Principle 17: Don’t dwell on the past

by GYE (See all authors)

Principle 17: Don’t dwell on the past

Although the spiritual damage we cause by acting out is very great, we must accept that Hashem brought us into this situation and that it is not all our fault. Let us never dwell on how it happened, or on past falls. This will cause us to feel down and lead to future falls. The Chidushei Harim (in Likutei Yehudah) tells his followers never to look back, claiming that if we look back, we remain in the mud. Everyone has dirty laundry. We don’t have to be ashamed of our laundry, unless we let it pile up and never clean it.

We must also realize that we didn’t always have free will in the past. This is clear from various Sefarim and in various places in Chazal. To quote one of the foremost baalei mussar of our times, Rav Shlomo Wolbe, [zt"l]:

The great [Jewish] philosophers established bechira as the cornerstone for the whole Torah.... But from this resulted a common misperception among the masses; that all people actively choose their every act and every decision. This is a grievous error. (Alei Schur, Vol. 1, p. 156)

What, then, is bechira? To answer this question, Rav Wolbe refers us to Rav Eliyahu Dessler's "phenomenal essay on bechira” (Michtav MeEliyahu, Vol. 1, pp. 111-116). In this essay, Rav Dessler describes how the “nekudas habechirah – the point of free choice” is different for different people and in different situations. He explains that bechira is not a theoretical concept that can be applied to any circumstance where a person can hypothetically choose between two options. Rather, it only applies to moral conflicts where the two opposing forces are of approximately equal strength, the person is aware of the internal conflict, and he makes a conscious decision in one direction. When a person does something over which he does not experience conscious conflict, or if the compelling force on one side is significantly stronger than the other, the fact that he is theoretically able to decide either way does not qualify his act as an expression of bechira.

“Ain Hakadosh Baruch Hu ba beterunya im habriyos – Hashem doesn’t come with complaints to his creations.” As the Pasuk says: “He created together all their hearts and understands all their deeds,” and he knows that almost all men stumble in this sin at some point in their youth.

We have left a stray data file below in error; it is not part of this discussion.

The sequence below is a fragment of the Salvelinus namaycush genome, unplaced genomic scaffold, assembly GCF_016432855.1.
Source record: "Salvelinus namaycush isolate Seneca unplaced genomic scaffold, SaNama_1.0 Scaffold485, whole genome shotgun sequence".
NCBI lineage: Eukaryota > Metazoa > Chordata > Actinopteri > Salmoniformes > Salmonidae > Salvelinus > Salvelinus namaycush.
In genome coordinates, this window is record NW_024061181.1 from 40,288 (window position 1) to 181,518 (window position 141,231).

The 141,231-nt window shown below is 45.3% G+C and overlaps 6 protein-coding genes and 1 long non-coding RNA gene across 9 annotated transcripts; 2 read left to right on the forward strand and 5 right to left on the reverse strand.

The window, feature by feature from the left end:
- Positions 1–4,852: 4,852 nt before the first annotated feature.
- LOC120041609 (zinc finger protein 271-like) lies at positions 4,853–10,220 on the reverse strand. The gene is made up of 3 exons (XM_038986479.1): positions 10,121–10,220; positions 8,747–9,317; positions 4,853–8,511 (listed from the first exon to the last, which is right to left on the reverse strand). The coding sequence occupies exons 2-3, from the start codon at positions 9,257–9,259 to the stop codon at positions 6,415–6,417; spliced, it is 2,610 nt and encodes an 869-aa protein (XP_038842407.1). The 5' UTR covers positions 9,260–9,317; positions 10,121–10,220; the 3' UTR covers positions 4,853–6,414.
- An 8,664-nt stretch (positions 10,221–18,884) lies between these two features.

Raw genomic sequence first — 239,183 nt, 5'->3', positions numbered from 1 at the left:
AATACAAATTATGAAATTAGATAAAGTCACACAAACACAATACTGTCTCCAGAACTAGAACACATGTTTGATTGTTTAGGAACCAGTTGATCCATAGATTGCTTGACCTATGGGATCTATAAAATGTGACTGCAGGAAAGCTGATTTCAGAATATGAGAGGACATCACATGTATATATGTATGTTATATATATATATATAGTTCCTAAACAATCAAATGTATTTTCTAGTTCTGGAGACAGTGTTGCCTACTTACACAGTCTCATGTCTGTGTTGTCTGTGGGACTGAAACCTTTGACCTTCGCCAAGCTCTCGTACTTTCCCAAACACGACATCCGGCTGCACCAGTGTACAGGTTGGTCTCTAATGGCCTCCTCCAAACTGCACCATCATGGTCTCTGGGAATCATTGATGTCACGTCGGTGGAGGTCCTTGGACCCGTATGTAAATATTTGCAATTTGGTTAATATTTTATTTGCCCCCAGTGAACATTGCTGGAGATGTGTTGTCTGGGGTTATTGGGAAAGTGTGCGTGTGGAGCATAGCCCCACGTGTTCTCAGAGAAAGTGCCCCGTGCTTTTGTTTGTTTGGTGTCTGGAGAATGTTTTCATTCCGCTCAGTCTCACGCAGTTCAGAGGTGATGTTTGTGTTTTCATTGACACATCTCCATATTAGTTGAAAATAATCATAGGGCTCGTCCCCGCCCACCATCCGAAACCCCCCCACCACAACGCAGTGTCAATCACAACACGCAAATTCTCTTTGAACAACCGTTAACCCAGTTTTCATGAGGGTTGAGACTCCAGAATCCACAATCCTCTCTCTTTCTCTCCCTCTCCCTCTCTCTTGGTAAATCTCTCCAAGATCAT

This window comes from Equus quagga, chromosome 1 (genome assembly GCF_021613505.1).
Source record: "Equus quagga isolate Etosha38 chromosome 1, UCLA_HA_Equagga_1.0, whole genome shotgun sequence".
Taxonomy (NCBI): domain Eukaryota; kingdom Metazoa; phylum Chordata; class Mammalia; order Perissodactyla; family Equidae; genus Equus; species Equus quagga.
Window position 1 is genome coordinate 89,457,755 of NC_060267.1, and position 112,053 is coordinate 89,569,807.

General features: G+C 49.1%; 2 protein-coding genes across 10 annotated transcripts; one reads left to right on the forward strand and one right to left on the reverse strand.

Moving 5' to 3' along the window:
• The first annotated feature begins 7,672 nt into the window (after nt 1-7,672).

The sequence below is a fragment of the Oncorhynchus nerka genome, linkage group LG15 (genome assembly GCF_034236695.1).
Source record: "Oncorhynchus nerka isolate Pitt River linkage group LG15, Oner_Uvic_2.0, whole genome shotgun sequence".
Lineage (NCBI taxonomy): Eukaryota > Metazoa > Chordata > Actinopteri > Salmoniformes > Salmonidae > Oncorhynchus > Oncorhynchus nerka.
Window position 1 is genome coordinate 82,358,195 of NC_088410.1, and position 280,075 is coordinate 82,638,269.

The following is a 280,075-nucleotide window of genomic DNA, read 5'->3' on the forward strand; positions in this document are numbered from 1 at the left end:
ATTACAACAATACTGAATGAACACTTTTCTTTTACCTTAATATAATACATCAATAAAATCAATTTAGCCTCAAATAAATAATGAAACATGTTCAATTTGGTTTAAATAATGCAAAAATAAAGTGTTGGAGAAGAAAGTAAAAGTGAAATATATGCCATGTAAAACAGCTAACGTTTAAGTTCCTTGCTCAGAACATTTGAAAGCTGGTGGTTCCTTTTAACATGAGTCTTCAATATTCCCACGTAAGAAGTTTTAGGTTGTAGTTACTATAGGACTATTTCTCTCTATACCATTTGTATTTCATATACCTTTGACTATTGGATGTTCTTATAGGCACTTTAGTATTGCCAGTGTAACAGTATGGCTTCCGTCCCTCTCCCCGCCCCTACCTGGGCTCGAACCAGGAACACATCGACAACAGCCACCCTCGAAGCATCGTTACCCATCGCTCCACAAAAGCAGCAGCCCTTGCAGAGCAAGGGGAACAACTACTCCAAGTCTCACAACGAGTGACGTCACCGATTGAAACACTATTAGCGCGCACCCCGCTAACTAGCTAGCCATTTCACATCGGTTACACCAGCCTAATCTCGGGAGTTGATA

There’s a well known adage that if Hashem gave us a test, we must have the ability to overcome it as well. R’ Tzadok HaKoehn says though, (in Tzidkas Hatzadik) that this is not as simple as it sounds. It is true that we all have free choice to do what Hashem expects of us in this world, over the course of our lifetimes. However, in the process of our journey, there are many times when a person is considered an onus.

After the sin of the golden calf, the Midrash says that Moshe said to Hashem, if a father gave his son gold and sat him down on the doorstep of a Beis Zonos“ma ya’aseh haben velo yecheta? - What can the son do and not sin?” In other words, we find in Chazal that there are times when a person may not have full Bechira.

See also the Rambam Hilchos Issurei Biyah 1:8“for the Yetzer and human nature forced her to want,” and see Tosofos in Sanhedrin 26b where they discuss how someone suspected of illicit relations may still be a Kosher witness, since it could be that his desires simply overpowered him. And see the Gemara in Brachos, 32b: “Asher Hari’osi” where Hakadosh Baruch Hu acknowledges to Eliyahu Hanavi that He was the one who had turned the Yidden’s heart away from him.

The Steipler too, in regards to a specific behavior that someone had difficulty controlling, writes: “He is not a Ba’al Bechira now in this area, and the only thing he can (and should) do, are Tikkunim that will help him over time.

Once we understand that we didn’t always have free will in the past, we will prevent the guilt from dragging us down into a vicious cycle of despair and continued falls. And guilt can be even more dangerous than the falls. As they say: "It's not the one cookie you ate that broke the diet. The diet ended when you felt bad about that one cookie, and then went on to finish the entire BOX!”

And even if we may have had some freedom of choice at the time we fell, it could be that we had very little. The sins we did are only judged according to the circumstances and the level of free will that we had at the time. Only Hashem knows if we could have done better or not.

But when we talk about the present moment, we can never know how much free will we have and we must always try our very best.

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